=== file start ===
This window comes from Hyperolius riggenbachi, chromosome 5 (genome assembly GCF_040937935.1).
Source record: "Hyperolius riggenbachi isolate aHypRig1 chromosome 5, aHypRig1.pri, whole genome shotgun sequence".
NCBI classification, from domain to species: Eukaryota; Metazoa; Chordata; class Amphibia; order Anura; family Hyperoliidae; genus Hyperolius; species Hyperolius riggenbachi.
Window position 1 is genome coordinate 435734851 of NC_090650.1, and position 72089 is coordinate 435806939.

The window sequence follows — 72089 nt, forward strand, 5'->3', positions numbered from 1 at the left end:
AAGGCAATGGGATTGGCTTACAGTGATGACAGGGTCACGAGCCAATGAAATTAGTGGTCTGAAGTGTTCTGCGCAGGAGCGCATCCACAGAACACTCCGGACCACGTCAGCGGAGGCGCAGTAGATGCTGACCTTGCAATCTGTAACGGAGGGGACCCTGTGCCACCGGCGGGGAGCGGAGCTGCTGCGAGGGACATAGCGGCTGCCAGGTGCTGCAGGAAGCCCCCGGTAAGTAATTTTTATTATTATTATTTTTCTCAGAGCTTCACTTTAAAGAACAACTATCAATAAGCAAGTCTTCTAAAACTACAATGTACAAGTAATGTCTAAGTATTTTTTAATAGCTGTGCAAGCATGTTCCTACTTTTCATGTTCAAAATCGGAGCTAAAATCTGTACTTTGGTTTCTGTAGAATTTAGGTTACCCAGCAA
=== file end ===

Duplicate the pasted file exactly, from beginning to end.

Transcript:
This window comes from Hyperolius riggenbachi, chromosome 5 (genome assembly GCF_040937935.1).
Source record: "Hyperolius riggenbachi isolate aHypRig1 chromosome 5, aHypRig1.pri, whole genome shotgun sequence".
NCBI classification, from domain to species: Eukaryota; Metazoa; Chordata; class Amphibia; order Anura; family Hyperoliidae; genus Hyperolius; species Hyperolius riggenbachi.
Window position 1 is genome coordinate 435734851 of NC_090650.1, and position 72089 is coordinate 435806939.

The window sequence follows — 72089 nt, forward strand, 5'->3', positions numbered from 1 at the left end:
AAGGCAATGGGATTGGCTTACAGTGATGACAGGGTCACGAGCCAATGAAATTAGTGGTCTGAAGTGTTCTGCGCAGGAGCGCATCCACAGAACACTCCGGACCACGTCAGCGGAGGCGCAGTAGATGCTGACCTTGCAATCTGTAACGGAGGGGACCCTGTGCCACCGGCGGGGAGCGGAGCTGCTGCGAGGGACATAGCGGCTGCCAGGTGCTGCAGGAAGCCCCCGGTAAGTAATTTTTATTATTATTATTTTTCTCAGAGCTTCACTTTAAAGAACAACTATCAATAAGCAAGTCTTCTAAAACTACAATGTACAAGTAATGTCTAAGTATTTTTTAATAGCTGTGCAAGCATGTTCCTACTTTTCATGTTCAAAATCGGAGCTAAAATCTGTACTTTGGTTTCTGTAGAATTTAGGTTACCCAGCAA